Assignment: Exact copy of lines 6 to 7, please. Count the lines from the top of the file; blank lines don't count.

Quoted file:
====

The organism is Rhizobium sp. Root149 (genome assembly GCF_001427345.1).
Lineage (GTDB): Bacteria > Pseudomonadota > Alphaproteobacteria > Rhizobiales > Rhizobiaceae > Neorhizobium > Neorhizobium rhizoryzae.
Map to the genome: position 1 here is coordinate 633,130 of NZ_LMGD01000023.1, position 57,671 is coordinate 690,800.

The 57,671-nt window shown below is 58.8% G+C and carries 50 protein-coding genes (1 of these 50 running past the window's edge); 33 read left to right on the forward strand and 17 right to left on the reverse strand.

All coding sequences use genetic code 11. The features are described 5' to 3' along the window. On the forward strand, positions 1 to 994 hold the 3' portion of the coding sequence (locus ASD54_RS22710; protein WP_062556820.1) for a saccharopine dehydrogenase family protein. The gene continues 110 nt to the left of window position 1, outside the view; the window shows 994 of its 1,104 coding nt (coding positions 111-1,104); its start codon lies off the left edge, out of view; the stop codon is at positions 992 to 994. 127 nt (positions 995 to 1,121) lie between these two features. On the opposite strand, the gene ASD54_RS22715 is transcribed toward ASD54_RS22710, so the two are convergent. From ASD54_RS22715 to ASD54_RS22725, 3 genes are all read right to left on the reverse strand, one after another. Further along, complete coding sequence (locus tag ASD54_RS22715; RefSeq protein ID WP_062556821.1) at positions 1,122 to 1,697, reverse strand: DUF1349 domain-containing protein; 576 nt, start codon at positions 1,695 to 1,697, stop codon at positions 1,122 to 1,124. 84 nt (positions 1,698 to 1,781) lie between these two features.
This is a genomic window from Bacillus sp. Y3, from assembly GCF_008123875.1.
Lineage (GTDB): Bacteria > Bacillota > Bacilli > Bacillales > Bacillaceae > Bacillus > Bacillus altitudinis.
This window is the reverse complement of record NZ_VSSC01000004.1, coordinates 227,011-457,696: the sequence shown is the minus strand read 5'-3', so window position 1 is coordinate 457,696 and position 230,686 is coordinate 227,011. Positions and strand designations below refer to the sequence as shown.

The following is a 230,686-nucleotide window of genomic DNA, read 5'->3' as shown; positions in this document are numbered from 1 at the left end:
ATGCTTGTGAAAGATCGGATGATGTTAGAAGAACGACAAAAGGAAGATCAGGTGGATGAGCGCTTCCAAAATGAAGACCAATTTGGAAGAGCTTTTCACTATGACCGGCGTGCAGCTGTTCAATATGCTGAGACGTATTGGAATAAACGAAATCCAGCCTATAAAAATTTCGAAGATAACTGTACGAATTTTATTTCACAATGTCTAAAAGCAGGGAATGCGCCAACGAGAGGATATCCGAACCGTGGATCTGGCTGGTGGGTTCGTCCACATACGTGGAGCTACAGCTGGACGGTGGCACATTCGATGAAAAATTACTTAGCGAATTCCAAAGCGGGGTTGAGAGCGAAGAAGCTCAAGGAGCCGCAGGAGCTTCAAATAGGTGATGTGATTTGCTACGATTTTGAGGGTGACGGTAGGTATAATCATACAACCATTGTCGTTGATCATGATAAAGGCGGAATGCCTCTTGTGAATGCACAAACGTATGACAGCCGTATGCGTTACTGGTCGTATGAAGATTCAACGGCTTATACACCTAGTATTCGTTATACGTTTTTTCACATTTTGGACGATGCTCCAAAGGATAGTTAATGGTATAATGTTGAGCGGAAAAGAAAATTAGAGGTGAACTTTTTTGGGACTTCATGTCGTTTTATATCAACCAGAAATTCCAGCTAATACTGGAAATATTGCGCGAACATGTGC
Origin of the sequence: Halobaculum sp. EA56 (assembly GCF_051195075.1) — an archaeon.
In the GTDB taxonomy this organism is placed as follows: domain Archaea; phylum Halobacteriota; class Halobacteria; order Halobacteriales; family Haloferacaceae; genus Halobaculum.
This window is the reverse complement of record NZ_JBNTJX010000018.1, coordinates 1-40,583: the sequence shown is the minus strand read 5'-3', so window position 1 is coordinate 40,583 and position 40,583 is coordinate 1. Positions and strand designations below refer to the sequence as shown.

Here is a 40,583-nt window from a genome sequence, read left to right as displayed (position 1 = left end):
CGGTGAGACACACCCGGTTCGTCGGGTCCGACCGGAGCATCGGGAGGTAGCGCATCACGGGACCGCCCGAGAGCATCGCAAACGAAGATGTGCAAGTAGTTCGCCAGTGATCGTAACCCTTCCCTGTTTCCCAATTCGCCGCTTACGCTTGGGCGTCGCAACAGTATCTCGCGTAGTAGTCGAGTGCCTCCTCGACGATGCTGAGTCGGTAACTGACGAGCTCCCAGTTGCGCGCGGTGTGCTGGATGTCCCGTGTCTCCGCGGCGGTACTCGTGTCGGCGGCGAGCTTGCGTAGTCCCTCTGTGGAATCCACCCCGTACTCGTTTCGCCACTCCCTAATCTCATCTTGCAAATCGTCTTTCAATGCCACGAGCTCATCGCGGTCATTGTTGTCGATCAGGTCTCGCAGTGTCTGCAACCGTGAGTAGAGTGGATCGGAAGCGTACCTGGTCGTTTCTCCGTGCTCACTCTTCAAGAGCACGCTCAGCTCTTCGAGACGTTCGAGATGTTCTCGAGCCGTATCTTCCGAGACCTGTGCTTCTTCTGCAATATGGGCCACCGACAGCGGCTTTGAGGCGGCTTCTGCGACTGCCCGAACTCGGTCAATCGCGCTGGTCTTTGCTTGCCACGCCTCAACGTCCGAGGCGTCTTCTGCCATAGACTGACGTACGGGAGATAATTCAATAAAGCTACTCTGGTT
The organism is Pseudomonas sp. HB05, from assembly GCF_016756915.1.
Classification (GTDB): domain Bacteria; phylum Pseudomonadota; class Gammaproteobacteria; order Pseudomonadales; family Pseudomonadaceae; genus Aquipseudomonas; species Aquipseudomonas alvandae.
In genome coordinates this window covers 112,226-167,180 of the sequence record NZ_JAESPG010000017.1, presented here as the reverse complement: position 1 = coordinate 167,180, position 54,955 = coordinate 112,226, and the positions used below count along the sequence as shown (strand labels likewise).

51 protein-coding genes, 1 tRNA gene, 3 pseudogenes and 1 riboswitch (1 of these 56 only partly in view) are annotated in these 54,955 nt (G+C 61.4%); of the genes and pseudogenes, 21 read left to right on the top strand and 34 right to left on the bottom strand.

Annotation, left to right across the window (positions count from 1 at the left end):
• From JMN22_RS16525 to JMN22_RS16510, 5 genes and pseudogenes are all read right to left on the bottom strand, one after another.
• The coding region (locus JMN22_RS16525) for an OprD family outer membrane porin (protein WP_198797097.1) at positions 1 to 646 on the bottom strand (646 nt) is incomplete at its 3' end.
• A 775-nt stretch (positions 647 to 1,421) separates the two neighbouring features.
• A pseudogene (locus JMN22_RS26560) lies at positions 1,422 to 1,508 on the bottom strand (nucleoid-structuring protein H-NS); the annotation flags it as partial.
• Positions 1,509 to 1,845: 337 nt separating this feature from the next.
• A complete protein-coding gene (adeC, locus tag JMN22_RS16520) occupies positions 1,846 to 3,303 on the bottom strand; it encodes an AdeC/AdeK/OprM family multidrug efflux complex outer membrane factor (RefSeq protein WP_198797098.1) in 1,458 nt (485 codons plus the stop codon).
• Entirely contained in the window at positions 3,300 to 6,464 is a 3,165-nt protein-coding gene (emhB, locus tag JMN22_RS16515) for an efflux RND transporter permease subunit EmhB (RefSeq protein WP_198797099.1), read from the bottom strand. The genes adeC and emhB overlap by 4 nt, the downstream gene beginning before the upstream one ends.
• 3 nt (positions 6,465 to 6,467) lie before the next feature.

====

This is a genomic window from Bacillus sp. Y3, from assembly GCF_008123875.1.
Lineage (GTDB): Bacteria > Bacillota > Bacilli > Bacillales > Bacillaceae > Bacillus > Bacillus altitudinis.